Book Review: Forest of Struggle. Moralities of Remembrance in Upland Cambodia, written by Eve Zucker

in Bijdragen tot de taal-, land- en volkenkunde / Journal of the Humanities and Social Sciences of Southeast Asia

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Eve Zucker, Forest of Struggle. Moralities of Remembrance in Upland Cambodia. Honolulu: University of Hawai’i Press, 2013, xii +233 pp. [Series: Southeast Asia—Politics, Meaning, and Memory]. ISBN: 9780824838058, price: USD 16.80 (paperback); 9780824836115, 34.20 (hardback).

Eve Zucker’s monograph Forest of Struggle builds on an ethnographic study conducted a decade ago in a village in the Cardamom Mountains of Southwestern Cambodia. The author is interested in the relationship between social memory, violence, trauma, and morality, and asks broadly how communities manage painful memories and come together again after violent conflict to rebuild their community. She explores the thirty years after 1970, during which Khmer Rouge forces were based in the region.

Most of the available literature describing life under the Khmer Rouge focuses on the period of the regime (1975–1979) and on the urban population (referred to by the Khmer Rouge as ‘new’ people), which was forcibly moved out of the cities into rural collectives. By contrast, this study provides a well-needed insight into the experiences of a community of so-called ‘base’ (rural) people and includes experiences from both before and after the regime itself. Zucker notes that while both ‘new’ and ‘base’ people suffered from starvation, forced movement, overwork, and summary executions during the Khmer Rouge era, the experiences of the villagers she studied were part of an ongoing tension in their relationship with state power. To mark their opposition to earlier state power, many locals had in fact signed up to join the Khmer Rouge as low-ranking leaders.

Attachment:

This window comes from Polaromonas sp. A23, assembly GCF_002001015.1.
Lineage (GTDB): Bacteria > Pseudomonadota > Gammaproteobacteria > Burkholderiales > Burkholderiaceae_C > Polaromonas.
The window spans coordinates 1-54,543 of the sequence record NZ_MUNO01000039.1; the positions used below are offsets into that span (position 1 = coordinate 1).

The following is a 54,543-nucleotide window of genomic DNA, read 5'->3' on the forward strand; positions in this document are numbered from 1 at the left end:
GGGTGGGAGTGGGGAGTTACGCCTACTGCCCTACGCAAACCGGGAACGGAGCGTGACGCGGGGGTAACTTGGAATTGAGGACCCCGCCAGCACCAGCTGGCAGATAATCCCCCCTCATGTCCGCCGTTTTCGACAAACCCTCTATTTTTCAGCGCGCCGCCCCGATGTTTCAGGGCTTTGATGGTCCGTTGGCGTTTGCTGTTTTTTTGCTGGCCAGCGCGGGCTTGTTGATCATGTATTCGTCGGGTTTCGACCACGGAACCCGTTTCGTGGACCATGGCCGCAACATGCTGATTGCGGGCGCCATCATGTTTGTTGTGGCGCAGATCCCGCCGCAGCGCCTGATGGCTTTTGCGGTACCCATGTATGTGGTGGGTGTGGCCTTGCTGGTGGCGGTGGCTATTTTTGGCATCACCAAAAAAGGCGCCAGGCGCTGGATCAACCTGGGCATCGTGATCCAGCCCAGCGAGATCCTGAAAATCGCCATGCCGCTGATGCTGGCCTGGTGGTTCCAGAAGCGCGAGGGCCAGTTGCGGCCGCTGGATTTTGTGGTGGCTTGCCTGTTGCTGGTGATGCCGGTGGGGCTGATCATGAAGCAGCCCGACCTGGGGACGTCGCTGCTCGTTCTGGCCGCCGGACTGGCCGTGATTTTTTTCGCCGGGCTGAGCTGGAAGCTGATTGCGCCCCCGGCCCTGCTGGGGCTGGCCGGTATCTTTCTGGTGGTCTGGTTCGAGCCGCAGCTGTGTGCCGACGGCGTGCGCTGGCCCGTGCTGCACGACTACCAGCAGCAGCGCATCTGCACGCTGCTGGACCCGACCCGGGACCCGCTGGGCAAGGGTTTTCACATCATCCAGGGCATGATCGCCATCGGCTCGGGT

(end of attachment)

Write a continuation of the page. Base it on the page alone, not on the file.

This community is characterized by high rates of illiteracy, continuous forced movement from 1970, a lack of arable land and resources, and general socioeconomic vulnerability. Zucker points out that highlanders in Cambodia are also culturally positioned at the margins of the Khmer moral universe; they have long practiced different forms of livelihood and religion from the lowlanders and traditionally provided sanctuary for various rebels. As the descendants of minority ethnic groups, the highlanders are generally looked down upon by lowlanders and seen as wild and uncivilized.

Zucker’s choice of field site therefore gives the study an important place in the literature. It provides a nuanced portrayal of the various strategies for survival that the villagers adopted in the past and the complex ways in which they have since been dealing with the moral aftermath. Of particular interest is the author’s discussion of the lack of distinction between victims and perpetrators and how those who bore responsibility for the deaths of others have since been reframed as victims of circumstance. In her epilogue, Zucker notes that this is something that the ongoing Khmer Rouge Tribunal, by limiting responsibility to a handful of leading figures, also facilitates.